Wednesday, January 10, 2018
Candidates Coletta, Cole Stake Out Los Angeles Superior Court Seats
By a MetNews Staff Writer
Los Angeles Deputy D.A.
Deputy Los Angeles City Attorney
Los Angeles Deputy District Attorney Alfred Coletta will be running for Los Angeles Superior Court Office No. 4, the seat being vacated by Judge Roy Paul who is retiring Feb. 16, and Deputy Los Angeles City Attorney Onica Cole yesterday picked up a declaration of intent to run for Office No. 67, now held by Judge Donna Goldstein who plans to leave the bench around the end of March.
Coletta’s political consultant, David Gould (who is also representing Cole), on Monday filed a “signatures in lieu” of filing fee petition on behalf of Coletta.
Both candidates have been campaigning for several months and each has a campaign website.
Yesterday was the first day declarations of intent were available.
Office Accepts Signatures
The period for filing declarations begins Jan. 29 and ends Feb. 7—except that where an incumbent judge does not file, the period is extended by five days.
Nominating papers must be filed between Feb. 9 and March 12, but if a judge who filed a declaration of intent does not file the nominating papers, there is another five-day extension.
Paul and Goldstein are two of three judges who are up for reelection this year and have indicated they are not running. The other is Judge Carol Rehm.
Judge William Willet remains mum as to his plans. It was earlier believed he would not be seeking reelection in light of ill health.
Coletta has been a deputy district attorney for nearly 30 years. He won convictions in more than 120 felony jury trials, 40 of which involved homicides.
Before becoming a prosecutor, he was a deputy county counsel—and before that, was an aerospace engineer.
He attended California State University at Los Angeles and went on to receive a law degree from Western State University. Coletta was admitted to practice in 1987.
He is a past president of the Italian American Lawyers Association.
Cole is a second-time candidate. Two years ago, she came in last in the primary in a five-person race for an open seat.
Her undergraduate degree is from Yale and her law degree is from Loyola. She was admitted to practice in 1998.
Assistant U.S. Attorney David A. De Jute of the Central District of California has been raising funds for a possible run for a Superior Court seat.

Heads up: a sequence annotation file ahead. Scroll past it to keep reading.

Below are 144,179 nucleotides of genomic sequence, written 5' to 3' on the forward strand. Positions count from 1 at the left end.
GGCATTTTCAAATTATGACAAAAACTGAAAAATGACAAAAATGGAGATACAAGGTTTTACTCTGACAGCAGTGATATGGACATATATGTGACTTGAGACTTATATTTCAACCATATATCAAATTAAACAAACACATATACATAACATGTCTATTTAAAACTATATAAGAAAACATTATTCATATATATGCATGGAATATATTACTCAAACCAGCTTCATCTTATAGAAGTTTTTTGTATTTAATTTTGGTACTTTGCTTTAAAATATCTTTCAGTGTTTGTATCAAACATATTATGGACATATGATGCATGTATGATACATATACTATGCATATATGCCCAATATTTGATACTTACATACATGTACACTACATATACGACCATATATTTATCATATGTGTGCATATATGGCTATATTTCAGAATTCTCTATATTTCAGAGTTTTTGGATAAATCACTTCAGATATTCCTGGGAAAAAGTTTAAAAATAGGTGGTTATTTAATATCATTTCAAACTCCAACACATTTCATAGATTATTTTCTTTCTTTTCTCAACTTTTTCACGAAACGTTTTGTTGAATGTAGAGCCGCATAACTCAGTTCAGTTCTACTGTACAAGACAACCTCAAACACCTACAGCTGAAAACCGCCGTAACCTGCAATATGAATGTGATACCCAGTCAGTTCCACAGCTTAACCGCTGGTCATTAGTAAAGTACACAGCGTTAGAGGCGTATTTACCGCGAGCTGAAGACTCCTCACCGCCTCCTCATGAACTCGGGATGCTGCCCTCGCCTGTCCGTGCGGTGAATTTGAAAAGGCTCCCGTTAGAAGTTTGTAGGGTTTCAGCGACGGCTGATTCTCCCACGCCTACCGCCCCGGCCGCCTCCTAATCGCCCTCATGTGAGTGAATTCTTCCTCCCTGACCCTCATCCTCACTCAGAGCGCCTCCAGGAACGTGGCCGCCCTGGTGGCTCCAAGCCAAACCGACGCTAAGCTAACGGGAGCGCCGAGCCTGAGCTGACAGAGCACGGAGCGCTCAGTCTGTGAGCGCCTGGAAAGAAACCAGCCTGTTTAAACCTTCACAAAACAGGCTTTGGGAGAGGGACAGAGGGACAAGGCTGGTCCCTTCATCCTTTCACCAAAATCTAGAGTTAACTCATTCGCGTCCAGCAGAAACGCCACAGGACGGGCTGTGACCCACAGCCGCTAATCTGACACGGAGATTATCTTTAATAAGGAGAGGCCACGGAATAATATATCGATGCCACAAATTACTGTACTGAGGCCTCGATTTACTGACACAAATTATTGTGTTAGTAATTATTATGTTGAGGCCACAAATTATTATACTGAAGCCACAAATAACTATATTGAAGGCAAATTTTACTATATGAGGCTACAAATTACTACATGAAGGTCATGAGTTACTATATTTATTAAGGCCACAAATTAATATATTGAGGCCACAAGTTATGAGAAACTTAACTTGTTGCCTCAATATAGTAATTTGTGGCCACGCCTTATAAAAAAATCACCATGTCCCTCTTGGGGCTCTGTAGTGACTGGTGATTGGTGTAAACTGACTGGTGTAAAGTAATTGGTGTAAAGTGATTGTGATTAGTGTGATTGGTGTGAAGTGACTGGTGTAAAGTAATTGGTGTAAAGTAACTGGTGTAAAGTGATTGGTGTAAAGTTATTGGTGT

Two would-be candidates—Shlomo Frieman, an attorney who practices out of his home, and Klint James McKay, an administrative law judge for the California Department of Social Services in Sacramento, took out signature “in lieu” petitions for five offices that were vacant and scheduled to be filled by voters. However, Gov. Edmund G. Brown Jr. on Dec. 22 made appointments to those offices.
Confusion is apt to be spawned by an advisement in Registrar Recorder’s Office candidate handbook that ballot designations, other than for elected officials, must be comprised of “[n]o more than three words to either describe the current principal profession, vocation, or occupation of the candidate or the principal professions, vocations, or occupations of the candidate during the calendar year immediately preceding the filing of nomination documents.”
That is no longer true, with respect to judicial candidates. Under SB 235, enacted last year and effective Jan. 1, a deputy district attorney employed by this county, for example, would be identified as “County of Los Angeles Deputy District Attorney.”
A spokesperson for the Registrar Recorder’s Office said yesterday that the handbook “is intentionally general, not specific.” She said that SB 235’s “updates” Elections Code §13107 “regarding what designations judicial candidates may or may not use on the ballot are listed on the required Ballot Designation Worksheet which will be distributed to candidates during the nomination period.”
Copyright 2018, Metropolitan News Company